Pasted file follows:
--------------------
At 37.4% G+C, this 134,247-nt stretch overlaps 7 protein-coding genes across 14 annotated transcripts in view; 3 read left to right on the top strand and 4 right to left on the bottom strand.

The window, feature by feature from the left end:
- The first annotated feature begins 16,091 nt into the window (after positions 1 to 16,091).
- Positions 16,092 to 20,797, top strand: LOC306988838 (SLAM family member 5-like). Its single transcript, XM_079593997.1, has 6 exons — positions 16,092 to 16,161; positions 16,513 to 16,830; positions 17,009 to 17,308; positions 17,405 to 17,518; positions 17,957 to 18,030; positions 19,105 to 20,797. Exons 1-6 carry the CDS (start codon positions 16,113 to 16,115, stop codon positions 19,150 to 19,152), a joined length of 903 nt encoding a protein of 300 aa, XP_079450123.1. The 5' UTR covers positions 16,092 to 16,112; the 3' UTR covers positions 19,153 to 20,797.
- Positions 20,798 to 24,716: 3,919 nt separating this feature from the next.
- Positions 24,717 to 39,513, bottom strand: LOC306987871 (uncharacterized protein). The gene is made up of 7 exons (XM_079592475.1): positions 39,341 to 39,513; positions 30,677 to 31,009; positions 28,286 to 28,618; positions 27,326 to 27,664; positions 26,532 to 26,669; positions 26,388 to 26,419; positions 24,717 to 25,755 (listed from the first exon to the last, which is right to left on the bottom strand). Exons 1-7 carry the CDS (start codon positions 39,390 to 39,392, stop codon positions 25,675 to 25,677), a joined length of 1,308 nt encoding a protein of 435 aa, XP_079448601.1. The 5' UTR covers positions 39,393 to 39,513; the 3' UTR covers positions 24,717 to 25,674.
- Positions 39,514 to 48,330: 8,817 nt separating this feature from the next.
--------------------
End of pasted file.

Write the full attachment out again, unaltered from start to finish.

At 37.4% G+C, this 134,247-nt stretch overlaps 7 protein-coding genes across 14 annotated transcripts in view; 3 read left to right on the top strand and 4 right to left on the bottom strand.

The window, feature by feature from the left end:
- The first annotated feature begins 16,091 nt into the window (after positions 1 to 16,091).
- Positions 16,092 to 20,797, top strand: LOC306988838 (SLAM family member 5-like). Its single transcript, XM_079593997.1, has 6 exons — positions 16,092 to 16,161; positions 16,513 to 16,830; positions 17,009 to 17,308; positions 17,405 to 17,518; positions 17,957 to 18,030; positions 19,105 to 20,797. Exons 1-6 carry the CDS (start codon positions 16,113 to 16,115, stop codon positions 19,150 to 19,152), a joined length of 903 nt encoding a protein of 300 aa, XP_079450123.1. The 5' UTR covers positions 16,092 to 16,112; the 3' UTR covers positions 19,153 to 20,797.
- Positions 20,798 to 24,716: 3,919 nt separating this feature from the next.
- Positions 24,717 to 39,513, bottom strand: LOC306987871 (uncharacterized protein). The gene is made up of 7 exons (XM_079592475.1): positions 39,341 to 39,513; positions 30,677 to 31,009; positions 28,286 to 28,618; positions 27,326 to 27,664; positions 26,532 to 26,669; positions 26,388 to 26,419; positions 24,717 to 25,755 (listed from the first exon to the last, which is right to left on the bottom strand). Exons 1-7 carry the CDS (start codon positions 39,390 to 39,392, stop codon positions 25,675 to 25,677), a joined length of 1,308 nt encoding a protein of 435 aa, XP_079448601.1. The 5' UTR covers positions 39,393 to 39,513; the 3' UTR covers positions 24,717 to 25,674.
- Positions 39,514 to 48,330: 8,817 nt separating this feature from the next.